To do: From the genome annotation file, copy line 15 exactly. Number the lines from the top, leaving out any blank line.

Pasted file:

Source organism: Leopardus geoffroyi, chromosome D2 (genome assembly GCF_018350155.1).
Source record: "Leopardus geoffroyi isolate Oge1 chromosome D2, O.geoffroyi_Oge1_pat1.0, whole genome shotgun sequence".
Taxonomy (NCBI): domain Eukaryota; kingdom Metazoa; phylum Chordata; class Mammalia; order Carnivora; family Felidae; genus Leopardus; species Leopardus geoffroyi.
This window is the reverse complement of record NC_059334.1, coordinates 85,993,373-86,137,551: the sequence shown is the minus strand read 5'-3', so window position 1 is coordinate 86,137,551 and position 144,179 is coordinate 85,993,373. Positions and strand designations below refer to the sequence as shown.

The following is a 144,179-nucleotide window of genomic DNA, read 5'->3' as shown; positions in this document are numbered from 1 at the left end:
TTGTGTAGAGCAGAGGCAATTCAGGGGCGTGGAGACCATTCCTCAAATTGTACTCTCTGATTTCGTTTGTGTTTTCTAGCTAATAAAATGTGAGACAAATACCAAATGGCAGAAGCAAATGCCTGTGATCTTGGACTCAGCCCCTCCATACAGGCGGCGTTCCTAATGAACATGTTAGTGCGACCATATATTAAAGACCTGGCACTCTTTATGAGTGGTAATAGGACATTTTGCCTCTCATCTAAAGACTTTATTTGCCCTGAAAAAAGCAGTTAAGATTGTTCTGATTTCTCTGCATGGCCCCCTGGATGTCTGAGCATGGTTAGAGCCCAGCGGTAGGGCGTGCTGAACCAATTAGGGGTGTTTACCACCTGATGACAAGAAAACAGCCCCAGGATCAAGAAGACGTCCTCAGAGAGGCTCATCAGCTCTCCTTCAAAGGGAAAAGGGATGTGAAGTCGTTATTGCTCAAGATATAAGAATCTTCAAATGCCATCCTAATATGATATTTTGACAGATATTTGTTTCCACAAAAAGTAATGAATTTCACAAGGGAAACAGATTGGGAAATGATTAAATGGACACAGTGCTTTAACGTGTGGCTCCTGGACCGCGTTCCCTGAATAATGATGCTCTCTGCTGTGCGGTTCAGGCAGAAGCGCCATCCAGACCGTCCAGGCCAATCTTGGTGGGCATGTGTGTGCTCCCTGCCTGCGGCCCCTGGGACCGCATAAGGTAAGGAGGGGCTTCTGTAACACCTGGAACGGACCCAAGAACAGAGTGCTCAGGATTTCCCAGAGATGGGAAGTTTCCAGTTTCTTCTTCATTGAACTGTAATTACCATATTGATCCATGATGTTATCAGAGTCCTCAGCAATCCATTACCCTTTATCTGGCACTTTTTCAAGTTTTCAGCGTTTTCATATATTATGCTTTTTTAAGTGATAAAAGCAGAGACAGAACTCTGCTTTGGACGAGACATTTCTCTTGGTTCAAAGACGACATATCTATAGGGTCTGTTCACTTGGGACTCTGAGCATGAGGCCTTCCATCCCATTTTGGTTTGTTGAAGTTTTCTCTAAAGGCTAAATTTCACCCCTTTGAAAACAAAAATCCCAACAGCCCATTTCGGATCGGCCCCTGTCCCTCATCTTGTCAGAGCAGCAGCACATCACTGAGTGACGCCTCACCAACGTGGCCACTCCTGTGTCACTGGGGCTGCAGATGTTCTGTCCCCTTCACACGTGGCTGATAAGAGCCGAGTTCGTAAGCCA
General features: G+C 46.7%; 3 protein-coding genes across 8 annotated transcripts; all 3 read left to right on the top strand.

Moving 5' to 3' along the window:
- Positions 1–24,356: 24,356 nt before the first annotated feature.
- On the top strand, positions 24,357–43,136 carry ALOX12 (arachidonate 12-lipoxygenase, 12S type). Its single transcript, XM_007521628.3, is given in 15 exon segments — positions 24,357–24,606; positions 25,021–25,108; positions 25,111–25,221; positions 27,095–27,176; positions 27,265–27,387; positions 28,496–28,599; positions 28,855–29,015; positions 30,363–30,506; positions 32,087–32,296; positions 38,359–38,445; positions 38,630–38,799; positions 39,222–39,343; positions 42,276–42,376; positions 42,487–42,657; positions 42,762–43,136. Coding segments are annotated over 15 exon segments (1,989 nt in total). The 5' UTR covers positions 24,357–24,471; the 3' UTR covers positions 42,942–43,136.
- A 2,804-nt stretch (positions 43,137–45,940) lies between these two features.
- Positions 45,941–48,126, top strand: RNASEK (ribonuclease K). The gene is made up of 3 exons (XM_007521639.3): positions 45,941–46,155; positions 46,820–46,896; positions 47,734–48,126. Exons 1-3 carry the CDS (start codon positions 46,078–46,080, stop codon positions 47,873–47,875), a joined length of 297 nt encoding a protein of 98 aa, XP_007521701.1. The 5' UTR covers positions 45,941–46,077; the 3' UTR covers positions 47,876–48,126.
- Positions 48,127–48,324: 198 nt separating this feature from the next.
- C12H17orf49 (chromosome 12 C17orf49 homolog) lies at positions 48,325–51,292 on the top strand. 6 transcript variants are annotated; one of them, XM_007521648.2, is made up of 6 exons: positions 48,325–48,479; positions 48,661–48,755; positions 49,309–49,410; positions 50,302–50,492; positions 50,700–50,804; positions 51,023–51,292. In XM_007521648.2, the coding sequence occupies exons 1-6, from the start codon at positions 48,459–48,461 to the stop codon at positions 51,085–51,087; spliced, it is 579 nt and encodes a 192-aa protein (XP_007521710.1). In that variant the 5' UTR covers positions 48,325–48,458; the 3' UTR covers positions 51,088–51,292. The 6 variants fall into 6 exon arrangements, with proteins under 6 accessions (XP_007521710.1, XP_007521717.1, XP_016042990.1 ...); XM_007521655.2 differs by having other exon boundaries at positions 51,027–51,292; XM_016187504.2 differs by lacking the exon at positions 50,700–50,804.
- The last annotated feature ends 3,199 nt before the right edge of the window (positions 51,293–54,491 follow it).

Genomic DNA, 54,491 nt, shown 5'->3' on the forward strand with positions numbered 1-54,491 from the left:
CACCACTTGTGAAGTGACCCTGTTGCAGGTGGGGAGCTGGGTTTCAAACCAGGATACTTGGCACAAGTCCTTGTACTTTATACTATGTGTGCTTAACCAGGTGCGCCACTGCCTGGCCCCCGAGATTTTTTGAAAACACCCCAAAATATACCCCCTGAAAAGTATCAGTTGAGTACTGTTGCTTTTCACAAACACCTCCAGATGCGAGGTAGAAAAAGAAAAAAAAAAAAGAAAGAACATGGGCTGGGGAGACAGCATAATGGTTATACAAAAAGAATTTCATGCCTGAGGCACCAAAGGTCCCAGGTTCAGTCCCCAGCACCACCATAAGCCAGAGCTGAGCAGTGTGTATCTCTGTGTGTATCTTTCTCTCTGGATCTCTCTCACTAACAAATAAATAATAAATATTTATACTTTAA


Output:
- The last annotated feature ends 3,199 nt before the right edge of the window (positions 51,293–54,491 follow it).